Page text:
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Middleware Vendors Hold the Key to Integration Strategies

There are many different technologies that play an important role in one's STP strategy, but above all middleware is the most crucial. In this feature, middleware is put under the microscope.

Greg Johnson, senior vice president of marketing at middleware provider Netik, says that in the past, financial institutions have had the ""tendency to think in silos. People think the front, middle and back office. You can't afford to do that anymore. You have to think horizontally across the plane. That's why middleware is going to be very important in pulling these things together.""While middleware covers a broad range of technology, think of it basically as air traffic control. It sits between the front office and client applications and the back office and the network and routes and reformats information as it flows into, through and out of the organization. This is particularly important in the trading arena, which is fraught with different messaging standards, such as FIX and those endorsed by SWIFT & ISITC. What middleware does is decipher messages, respond to them and change them into the appropriate format for sending elsewhere.

Shahrawat says there are four categories of middleware: messaging middleware, object request brokers, remote procedure calls and transaction processing monitors.

Messaging middleware is the most common in the financial services industry. It contains the transport layer for connecting applications and carrying messages. Object request brokers (ORBs) are a higher level of sophistication. ORBs manage the interaction between distributed-software components across the network, connecting customers and accounts to transactions.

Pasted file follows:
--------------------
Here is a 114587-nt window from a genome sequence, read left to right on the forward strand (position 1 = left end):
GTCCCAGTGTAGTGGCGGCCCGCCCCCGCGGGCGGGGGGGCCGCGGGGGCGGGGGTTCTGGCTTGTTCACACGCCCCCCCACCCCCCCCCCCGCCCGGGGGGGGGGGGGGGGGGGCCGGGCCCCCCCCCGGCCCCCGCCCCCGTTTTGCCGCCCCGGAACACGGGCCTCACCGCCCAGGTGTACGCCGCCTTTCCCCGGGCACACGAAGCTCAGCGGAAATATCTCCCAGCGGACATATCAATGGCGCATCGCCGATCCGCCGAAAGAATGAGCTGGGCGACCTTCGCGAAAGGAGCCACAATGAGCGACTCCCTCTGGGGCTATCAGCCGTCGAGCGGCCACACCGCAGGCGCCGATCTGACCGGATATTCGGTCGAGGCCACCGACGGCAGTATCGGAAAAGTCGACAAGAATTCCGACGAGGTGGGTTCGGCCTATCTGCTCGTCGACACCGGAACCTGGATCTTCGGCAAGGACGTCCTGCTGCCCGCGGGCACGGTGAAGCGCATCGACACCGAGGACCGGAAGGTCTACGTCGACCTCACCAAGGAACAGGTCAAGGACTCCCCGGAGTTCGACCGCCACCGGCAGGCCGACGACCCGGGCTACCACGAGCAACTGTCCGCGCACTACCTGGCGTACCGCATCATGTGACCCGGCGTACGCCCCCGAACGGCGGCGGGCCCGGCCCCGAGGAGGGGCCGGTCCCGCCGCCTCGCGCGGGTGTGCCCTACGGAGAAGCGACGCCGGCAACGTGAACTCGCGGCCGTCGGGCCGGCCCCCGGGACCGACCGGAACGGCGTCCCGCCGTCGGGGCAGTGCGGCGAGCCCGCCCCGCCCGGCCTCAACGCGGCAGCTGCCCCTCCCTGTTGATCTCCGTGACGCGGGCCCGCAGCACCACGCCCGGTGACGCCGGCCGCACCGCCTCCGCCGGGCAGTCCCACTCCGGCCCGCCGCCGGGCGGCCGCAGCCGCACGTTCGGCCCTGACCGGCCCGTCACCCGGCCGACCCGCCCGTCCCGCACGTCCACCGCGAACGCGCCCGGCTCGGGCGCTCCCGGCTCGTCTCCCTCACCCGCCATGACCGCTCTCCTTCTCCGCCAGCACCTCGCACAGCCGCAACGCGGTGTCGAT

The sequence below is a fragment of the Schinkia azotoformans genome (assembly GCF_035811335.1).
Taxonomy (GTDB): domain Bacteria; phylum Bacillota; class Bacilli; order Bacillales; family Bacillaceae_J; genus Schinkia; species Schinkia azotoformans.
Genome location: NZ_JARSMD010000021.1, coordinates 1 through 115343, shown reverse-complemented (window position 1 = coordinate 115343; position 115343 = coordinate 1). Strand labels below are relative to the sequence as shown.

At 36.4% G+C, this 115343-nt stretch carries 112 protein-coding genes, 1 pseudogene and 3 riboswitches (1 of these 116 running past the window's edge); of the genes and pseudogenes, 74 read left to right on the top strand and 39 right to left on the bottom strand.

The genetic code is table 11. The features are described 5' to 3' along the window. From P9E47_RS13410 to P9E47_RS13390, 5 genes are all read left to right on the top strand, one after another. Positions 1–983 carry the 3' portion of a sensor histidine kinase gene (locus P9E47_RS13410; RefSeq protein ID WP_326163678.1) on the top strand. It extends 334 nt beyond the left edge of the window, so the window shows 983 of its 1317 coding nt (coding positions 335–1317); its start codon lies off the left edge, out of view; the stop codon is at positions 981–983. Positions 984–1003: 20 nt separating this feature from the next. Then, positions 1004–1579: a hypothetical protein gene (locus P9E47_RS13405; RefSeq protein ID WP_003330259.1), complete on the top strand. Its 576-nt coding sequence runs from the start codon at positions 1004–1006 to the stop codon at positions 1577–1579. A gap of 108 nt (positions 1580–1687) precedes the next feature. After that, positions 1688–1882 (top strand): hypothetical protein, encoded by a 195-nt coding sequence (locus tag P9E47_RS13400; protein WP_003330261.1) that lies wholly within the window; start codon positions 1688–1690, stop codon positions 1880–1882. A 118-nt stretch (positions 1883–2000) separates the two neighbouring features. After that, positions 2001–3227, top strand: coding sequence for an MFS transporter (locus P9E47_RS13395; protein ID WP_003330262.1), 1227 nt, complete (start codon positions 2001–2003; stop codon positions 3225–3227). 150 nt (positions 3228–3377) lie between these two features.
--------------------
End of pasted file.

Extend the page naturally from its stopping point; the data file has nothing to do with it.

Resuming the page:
Remote procedure calls is a type of middleware that usually operates through requests and replies and will block sending information until it receives the appropriate reply. RPCs are being used less by financial services. Finally, transaction processing monitors facilitate process and transaction management and client-server management.

In its report, the SIA defines the 10 building blocks necessary to facilitate T+1 in the industry. The SIA report notes that ""broker-dealers will need to develop seamless interfaces between front-office order execution and back-office processing and settlement systems. Asset managers and custodians will need to automate the allocation and settlement authorization processes."" That means ensuring communications are carried out using standardized methods and protocols, something that's currently elusive in the industry. For example, the report, completed last July, notes that communications to custodians vary widely, with 27 percent submitting trade notices using SWIFT, 26 percent through proprietary connections and 28 percent via paper and fax and the balance through other means. Allocations are also communicated using different standards with 26 percent submitted via fax and paper and 20 percent orally communicated.

In fact, lack of communication protocols and standards was cited by 38 percent of institutional broker-dealers and 47 percent of asset managers as an impediment to achieving T+1, while 25 percent of institutional broker-dealers, 43 percent of retail broker-dealers and 40 percent of asset mangers cited the inability to undertake front-to-back STP and real-time automation as a major problem. Part of that can be attributed to the continued use of legacy systems within financial institutions.

Mike Trapani, marketing manager for SunGard Business Integration, says that's where middleware comes in. ""People aren't going to throw away old systems. They have to implement middleware somewhere.""

The number of vendors in the middleware space continues to grow. There have been recent name changes among some vendors and others have been scooped up by larger companies, such as Sybase's acquisition of New Era of Networks (NEON). Sybase's suite of products is growing to meet the integration needs because there's no single solution, merely a set of solutions.